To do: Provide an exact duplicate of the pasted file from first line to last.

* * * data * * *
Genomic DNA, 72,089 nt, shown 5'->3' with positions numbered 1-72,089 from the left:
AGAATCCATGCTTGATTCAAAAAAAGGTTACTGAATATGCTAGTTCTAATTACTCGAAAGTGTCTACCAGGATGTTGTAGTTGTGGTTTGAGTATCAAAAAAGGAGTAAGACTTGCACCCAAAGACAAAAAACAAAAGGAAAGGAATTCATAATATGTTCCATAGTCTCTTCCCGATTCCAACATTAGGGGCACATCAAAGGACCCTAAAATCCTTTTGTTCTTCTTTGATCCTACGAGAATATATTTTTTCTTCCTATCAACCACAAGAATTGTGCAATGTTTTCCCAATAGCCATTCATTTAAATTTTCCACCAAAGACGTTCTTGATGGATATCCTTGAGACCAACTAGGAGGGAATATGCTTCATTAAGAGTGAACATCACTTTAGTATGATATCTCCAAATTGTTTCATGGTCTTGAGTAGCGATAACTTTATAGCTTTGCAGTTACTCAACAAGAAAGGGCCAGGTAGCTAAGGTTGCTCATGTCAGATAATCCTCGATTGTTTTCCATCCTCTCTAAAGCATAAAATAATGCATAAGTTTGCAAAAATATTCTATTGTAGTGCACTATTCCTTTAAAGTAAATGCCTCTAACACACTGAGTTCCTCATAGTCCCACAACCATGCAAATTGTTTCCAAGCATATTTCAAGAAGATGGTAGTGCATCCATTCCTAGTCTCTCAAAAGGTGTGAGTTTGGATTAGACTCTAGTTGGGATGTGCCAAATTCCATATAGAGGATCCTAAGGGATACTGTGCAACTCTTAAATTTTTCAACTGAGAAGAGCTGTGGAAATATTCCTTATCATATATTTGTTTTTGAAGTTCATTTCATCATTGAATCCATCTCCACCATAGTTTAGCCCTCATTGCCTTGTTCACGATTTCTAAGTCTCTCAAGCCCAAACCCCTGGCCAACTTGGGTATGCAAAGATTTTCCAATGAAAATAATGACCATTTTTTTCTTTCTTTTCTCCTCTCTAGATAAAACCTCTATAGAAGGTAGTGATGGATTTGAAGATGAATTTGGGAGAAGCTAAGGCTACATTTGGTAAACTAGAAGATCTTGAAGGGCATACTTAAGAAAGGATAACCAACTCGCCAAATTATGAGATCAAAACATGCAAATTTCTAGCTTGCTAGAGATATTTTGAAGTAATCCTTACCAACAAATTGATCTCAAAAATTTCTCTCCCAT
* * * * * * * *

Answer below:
Genomic DNA, 72,089 nt, shown 5'->3' with positions numbered 1-72,089 from the left:
AGAATCCATGCTTGATTCAAAAAAAGGTTACTGAATATGCTAGTTCTAATTACTCGAAAGTGTCTACCAGGATGTTGTAGTTGTGGTTTGAGTATCAAAAAAGGAGTAAGACTTGCACCCAAAGACAAAAAACAAAAGGAAAGGAATTCATAATATGTTCCATAGTCTCTTCCCGATTCCAACATTAGGGGCACATCAAAGGACCCTAAAATCCTTTTGTTCTTCTTTGATCCTACGAGAATATATTTTTTCTTCCTATCAACCACAAGAATTGTGCAATGTTTTCCCAATAGCCATTCATTTAAATTTTCCACCAAAGACGTTCTTGATGGATATCCTTGAGACCAACTAGGAGGGAATATGCTTCATTAAGAGTGAACATCACTTTAGTATGATATCTCCAAATTGTTTCATGGTCTTGAGTAGCGATAACTTTATAGCTTTGCAGTTACTCAACAAGAAAGGGCCAGGTAGCTAAGGTTGCTCATGTCAGATAATCCTCGATTGTTTTCCATCCTCTCTAAAGCATAAAATAATGCATAAGTTTGCAAAAATATTCTATTGTAGTGCACTATTCCTTTAAAGTAAATGCCTCTAACACACTGAGTTCCTCATAGTCCCACAACCATGCAAATTGTTTCCAAGCATATTTCAAGAAGATGGTAGTGCATCCATTCCTAGTCTCTCAAAAGGTGTGAGTTTGGATTAGACTCTAGTTGGGATGTGCCAAATTCCATATAGAGGATCCTAAGGGATACTGTGCAACTCTTAAATTTTTCAACTGAGAAGAGCTGTGGAAATATTCCTTATCATATATTTGTTTTTGAAGTTCATTTCATCATTGAATCCATCTCCACCATAGTTTAGCCCTCATTGCCTTGTTCACGATTTCTAAGTCTCTCAAGCCCAAACCCCTGGCCAACTTGGGTATGCAAAGATTTTCCAATGAAAATAATGACCATTTTTTTCTTTCTTTTCTCCTCTCTAGATAAAACCTCTATAGAAGGTAGTGATGGATTTGAAGATGAATTTGGGAGAAGCTAAGGCTACATTTGGTAAACTAGAAGATCTTGAAGGGCATACTTAAGAAAGGATAACCAACTCGCCAAATTATGAGATCAAAACATGCAAATTTCTAGCTTGCTAGAGATATTTTGAAGTAATCCTTACCAACAAATTGATCTCAAAAATTTCTCTCCCAT